Berkheya adlami Hook.
Berkheya barbata Hutch.
(syn. Gorteria barbata L. f.)
Berkheya cirsiifolia Roessler
(syn. Stobaea cirsiifolia DC.)
Berkheya echinacea Burtt Davy
(syn. Stobaea echinacea Harvey)
Berkheya fruticosa Ehrh.
Berkheya heterophylla O. Hoffm.
(syn. Stobaea heterophylla Thunb.)
Berkheya macrocephala J.M. Wood
Berkheya maritima J.M. Wood
Berkheya onopordifolia Burtt Davy
(syn. Stobaea onopordifolia DC.)
Berkheya pannosa Hilliard
Berkheya pinnatifida Thell.
(syn. Stobaea pinnatifida Thunb.)
Berkheya radula Burtt Davy
(syns Berkheya radula Hubb., Stobaea radula Harvey)
Berkheya rhapontica Hutch. & Burtt Davy ssp aristosa
(syn. Stobaea aristosa DC.)
Berkheya rhapontica Hutch. & Burtt Davy ssp platypera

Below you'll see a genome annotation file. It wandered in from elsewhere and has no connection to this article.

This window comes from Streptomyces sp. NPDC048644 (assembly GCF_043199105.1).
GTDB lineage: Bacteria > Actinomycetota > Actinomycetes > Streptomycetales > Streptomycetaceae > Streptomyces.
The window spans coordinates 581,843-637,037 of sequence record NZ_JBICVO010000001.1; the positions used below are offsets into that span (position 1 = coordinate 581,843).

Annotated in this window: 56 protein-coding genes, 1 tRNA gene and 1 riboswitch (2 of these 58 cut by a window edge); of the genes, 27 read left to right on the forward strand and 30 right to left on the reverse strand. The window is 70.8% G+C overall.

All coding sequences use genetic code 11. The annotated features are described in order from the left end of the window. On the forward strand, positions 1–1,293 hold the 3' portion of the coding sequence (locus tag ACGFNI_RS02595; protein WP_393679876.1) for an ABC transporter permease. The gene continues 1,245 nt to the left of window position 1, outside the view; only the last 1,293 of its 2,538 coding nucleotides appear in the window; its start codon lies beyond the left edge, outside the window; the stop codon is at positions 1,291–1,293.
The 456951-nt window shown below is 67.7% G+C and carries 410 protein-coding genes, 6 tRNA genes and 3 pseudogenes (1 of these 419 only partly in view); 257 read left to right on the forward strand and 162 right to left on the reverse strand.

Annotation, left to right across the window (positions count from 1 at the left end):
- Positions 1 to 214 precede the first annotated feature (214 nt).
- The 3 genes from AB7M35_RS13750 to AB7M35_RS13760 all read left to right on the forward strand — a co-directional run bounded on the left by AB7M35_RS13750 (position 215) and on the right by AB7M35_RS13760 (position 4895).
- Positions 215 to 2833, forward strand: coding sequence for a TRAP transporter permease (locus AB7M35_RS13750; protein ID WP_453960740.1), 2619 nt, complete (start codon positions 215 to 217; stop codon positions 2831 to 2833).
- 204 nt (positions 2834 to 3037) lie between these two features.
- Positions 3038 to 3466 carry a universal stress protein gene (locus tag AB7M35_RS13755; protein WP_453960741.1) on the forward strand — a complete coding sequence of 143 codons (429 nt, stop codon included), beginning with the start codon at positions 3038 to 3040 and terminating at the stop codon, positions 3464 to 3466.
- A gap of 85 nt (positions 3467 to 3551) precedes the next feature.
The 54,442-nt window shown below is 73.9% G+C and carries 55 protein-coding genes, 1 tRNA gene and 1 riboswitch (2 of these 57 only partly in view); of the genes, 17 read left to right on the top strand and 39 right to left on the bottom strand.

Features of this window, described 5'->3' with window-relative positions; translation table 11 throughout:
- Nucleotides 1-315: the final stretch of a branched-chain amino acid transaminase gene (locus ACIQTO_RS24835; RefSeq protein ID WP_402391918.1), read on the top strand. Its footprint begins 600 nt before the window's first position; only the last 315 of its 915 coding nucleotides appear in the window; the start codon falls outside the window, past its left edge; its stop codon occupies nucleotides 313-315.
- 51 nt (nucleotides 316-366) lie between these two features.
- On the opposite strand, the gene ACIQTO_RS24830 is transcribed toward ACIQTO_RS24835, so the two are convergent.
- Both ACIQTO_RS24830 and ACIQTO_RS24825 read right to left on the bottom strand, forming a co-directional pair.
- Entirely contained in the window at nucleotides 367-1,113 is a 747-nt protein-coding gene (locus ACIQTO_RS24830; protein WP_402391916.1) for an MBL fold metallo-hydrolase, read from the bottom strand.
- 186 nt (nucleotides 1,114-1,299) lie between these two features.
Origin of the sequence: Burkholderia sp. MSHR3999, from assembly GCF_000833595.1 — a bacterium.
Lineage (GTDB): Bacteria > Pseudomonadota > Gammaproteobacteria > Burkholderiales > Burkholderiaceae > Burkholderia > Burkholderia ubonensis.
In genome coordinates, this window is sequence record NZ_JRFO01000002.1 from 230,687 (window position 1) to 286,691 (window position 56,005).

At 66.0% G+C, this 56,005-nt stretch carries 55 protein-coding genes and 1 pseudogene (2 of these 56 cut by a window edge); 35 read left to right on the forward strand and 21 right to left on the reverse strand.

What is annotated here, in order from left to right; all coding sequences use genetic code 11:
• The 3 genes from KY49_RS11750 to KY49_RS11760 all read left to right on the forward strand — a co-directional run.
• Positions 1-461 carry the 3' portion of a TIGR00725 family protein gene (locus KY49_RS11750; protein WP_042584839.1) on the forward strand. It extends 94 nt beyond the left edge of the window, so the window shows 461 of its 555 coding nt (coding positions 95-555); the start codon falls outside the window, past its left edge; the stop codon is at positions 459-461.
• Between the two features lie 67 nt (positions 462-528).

(syns Stobaea platyptera Harvey, Berkheya platyptera O. Hoffm.)
Berkheya rhapontica Hutch. & Burtt Davy ssp rhapontica
(syn. Stobaea rhapontica DC.)
Berkheya robusta Bohnen
Berkheya setifera DC.
Berkheya umbellata DC. 


Berkheya speciosa O. Hoffm.
(syns Crocodilodes speciosum Kuntze, Stobaea speciosa DC.)
Leopard's Bane, Showy Thistle, Thistle-Flower

α-Terthienyl, a phototoxic thiophene (see Tagetes L. below), has been reported from the roots of this species (Bohlmann et al. 1979a).

[Further information available but not yet included in database]



Berkheya subulata Harvey
(syn. Crocodilodes subulatum Kuntze)
Dandelion

[Information available but not yet included in database]



Bidens L.

This genus is classified in the tribe Heliantheae. It comprises some 230 species of cosmopolitan distribution. Several species are known in horticulture as bur-marigold or stick-tight. Barbed bristles are present on the fruits and can cause mechanical injury (Muenscher 1951). The barbs on the fruits of Bidens species have caused dermatitis in South Africa (Scott 1967).



Bidens bipinnata L.

 

Bidens frondosa L.

Irritancy has been ascribed to B. bipinnata (Pammel 1911) and B. frondosa (MacDougal 1894, Coulter 1904). Handling B. frondosa caused itching (White 1887).